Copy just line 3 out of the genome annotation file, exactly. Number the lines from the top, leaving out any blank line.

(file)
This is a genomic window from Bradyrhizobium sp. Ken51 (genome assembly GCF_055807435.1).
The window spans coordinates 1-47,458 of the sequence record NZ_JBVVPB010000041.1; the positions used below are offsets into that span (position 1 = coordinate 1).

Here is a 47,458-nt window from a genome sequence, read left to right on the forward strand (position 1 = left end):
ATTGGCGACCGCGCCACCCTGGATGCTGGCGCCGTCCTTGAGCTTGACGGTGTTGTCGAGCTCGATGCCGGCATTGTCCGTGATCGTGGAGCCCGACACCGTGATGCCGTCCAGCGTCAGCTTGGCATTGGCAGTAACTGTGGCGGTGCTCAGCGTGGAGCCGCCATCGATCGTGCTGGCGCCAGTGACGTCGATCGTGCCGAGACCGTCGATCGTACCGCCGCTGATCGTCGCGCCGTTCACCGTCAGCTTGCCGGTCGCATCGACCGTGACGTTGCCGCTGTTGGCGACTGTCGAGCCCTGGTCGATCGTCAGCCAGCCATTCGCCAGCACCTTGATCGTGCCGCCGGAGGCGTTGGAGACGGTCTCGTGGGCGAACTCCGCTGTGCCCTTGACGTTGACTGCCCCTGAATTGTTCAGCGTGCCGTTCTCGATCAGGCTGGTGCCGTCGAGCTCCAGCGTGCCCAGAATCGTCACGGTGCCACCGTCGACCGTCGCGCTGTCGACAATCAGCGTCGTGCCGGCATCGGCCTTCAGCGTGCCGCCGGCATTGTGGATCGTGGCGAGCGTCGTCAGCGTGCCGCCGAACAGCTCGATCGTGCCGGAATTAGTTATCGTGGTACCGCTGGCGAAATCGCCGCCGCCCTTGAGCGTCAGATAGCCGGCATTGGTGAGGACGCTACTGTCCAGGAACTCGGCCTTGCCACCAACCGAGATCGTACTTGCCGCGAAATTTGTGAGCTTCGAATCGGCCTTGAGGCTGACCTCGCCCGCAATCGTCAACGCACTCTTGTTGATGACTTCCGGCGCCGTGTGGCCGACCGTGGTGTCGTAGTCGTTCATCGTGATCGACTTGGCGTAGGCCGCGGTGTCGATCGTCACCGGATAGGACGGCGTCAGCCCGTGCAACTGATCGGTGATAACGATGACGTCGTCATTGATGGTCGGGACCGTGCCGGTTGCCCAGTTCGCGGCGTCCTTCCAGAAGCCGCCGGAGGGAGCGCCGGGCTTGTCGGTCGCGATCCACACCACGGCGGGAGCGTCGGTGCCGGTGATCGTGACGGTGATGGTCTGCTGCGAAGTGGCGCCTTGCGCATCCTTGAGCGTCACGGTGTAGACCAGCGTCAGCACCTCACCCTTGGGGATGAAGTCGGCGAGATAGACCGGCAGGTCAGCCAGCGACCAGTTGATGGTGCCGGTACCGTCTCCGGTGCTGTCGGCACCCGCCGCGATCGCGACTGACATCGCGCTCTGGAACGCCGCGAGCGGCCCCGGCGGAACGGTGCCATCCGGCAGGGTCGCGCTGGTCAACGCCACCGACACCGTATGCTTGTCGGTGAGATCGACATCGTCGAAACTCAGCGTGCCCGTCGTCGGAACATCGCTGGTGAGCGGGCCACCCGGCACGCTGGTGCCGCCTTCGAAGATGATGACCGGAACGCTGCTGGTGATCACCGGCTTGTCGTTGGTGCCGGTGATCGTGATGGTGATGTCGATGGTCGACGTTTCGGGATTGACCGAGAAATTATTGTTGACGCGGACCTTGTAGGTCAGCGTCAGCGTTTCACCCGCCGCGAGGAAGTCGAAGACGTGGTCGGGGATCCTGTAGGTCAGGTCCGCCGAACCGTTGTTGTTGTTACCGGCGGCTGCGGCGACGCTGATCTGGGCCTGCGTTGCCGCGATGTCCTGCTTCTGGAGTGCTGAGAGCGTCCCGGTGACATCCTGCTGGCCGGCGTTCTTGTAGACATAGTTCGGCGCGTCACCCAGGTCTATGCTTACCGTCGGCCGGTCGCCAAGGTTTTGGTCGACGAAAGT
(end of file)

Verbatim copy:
Here is a 47,458-nt window from a genome sequence, read left to right on the forward strand (position 1 = left end):